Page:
Wednesday, January 16, 2013

Lib Dem wriggling on Europe comes back to bite Clegg on the bum

Yesterday Nick Clegg took part in a notably scratchy interview on the Radio's Today programme. In part this was due to that programme's philosophy that its own presenters are far more interesting and important than those they interview. Justin Webb once looked as though he might be an exception to this, but he now fits in very well.

Another example of the programme's failings, incidentally, was its coverage of this morning's helicopter crash. It took half an hour for it to be mentioned, and the show ended with John Humphrys informing us that the helicopter was still dangling from the crane. It was like watching a carthorse trying to do dressage.

But much of the blame for that unsatisfactory interview has to go to the Liberal Democrats themselves. Because our record on Europe and referendums was very difficult for Nick to defend.

Let me quote from an article I wrote in Liberal Democrat News - a rare example of my writing for that paper "because I had something to say, not because I had a deadline to meet":
The Liberal Democrats voted for a referendum on Maastricht. We called for one on the Lisbon treaty until we had the chance to vote for it in the Commons in February 2008. Then we walked out, demanding an in-or-out referendum instead. That has been our policy ever since, until we had a chance to vote for an in-or-out referendum on Monday, whereupon we voted against it. 
It may be possible to find a thread of principle running through this history – at the last general election we called for an in-or-out referendum only when "a British government signs up for fundamental change in the relationship between the UK and the EU" – but I have a simpler idea. Let’s stop calling for referendums on Europe altogether ... 
For years the main parties have engaged in something close to a conspiracy. The issue of Europe has been taken out of general elections, with the promise that it will be decided through a referendum. Those referendums never take place. The result has been an infantilisation of debate on Europe, as politicians are allowed to take up self-indulgent, extreme positions they know they will never have to defend to the electorate.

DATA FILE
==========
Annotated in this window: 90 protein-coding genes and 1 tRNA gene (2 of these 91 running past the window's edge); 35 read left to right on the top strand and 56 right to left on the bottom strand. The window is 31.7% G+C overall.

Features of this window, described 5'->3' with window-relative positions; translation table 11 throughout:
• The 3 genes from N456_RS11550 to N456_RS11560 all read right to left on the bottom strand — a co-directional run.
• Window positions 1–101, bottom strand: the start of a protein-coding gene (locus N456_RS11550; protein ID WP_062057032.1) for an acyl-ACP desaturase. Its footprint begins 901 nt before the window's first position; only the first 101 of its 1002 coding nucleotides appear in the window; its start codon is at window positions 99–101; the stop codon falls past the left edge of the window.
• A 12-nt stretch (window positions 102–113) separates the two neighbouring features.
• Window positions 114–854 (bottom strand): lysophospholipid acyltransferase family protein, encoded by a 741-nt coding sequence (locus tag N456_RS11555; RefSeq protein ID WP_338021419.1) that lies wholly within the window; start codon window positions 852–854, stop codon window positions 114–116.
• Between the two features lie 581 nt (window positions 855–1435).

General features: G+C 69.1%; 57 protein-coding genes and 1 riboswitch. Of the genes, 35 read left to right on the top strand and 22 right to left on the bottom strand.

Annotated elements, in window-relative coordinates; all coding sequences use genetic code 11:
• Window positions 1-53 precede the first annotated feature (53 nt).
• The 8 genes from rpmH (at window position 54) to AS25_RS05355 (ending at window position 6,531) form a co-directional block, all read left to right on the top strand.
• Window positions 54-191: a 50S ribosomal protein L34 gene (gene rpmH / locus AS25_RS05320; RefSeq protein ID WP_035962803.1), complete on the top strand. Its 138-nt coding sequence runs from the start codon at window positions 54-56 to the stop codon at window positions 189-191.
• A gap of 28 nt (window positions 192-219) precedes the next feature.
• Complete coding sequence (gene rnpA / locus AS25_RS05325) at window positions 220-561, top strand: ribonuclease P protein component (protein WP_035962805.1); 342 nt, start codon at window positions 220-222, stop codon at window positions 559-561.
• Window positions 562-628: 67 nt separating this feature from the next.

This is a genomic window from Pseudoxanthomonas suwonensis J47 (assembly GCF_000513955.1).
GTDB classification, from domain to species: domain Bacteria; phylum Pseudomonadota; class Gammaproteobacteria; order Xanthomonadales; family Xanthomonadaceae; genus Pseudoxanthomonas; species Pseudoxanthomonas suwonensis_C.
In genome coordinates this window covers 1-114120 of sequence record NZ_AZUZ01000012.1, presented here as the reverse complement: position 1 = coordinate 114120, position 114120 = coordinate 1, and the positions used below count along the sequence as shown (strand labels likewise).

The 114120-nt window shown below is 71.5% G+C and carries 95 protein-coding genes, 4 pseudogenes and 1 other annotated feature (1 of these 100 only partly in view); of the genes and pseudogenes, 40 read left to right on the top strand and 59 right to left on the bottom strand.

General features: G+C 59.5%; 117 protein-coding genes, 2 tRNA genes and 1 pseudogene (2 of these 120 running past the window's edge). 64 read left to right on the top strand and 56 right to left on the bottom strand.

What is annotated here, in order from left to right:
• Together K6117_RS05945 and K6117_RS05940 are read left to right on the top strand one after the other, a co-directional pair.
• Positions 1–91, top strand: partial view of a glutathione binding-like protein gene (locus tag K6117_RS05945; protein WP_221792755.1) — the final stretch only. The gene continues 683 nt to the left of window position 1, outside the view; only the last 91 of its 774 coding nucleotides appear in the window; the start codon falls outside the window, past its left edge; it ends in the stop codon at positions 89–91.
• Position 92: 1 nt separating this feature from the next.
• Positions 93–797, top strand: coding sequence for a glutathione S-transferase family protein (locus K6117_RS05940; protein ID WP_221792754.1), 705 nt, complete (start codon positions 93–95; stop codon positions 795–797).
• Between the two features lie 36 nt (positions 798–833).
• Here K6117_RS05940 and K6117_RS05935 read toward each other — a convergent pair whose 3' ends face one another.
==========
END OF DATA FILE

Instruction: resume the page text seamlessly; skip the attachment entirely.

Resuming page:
This process has been bad for us Liberal Democrats, encouraging the idea that all we need do to prosper is not offend anybody and deliver lots and lots of leaflets. And it has been bad for democracy as a whole. Why should voters feel enthusiastic about Westminster when their representatives avoid talking about one of the most important issues facing the country?
I ended by saying that the way to thwart the Tory right  is not to shunt Europe off to referendum campaigns that never happen but to return the issue to the centre of our general election campaigns.

This is still what I believe today, and we cannot complain if our wriggling in an attempt to avoid talking about Europe appears less than impressive to journalists and voters.

Incidentally, the Tory enthusiasm for a referendum on Europe is yet another example of the modern Conservative Party's divorce from its own philosophy.

British Conservatives used to insist on the inherent superiority of our constitution on other models. Now they are happy to junk it because of their obsession with the European Union.

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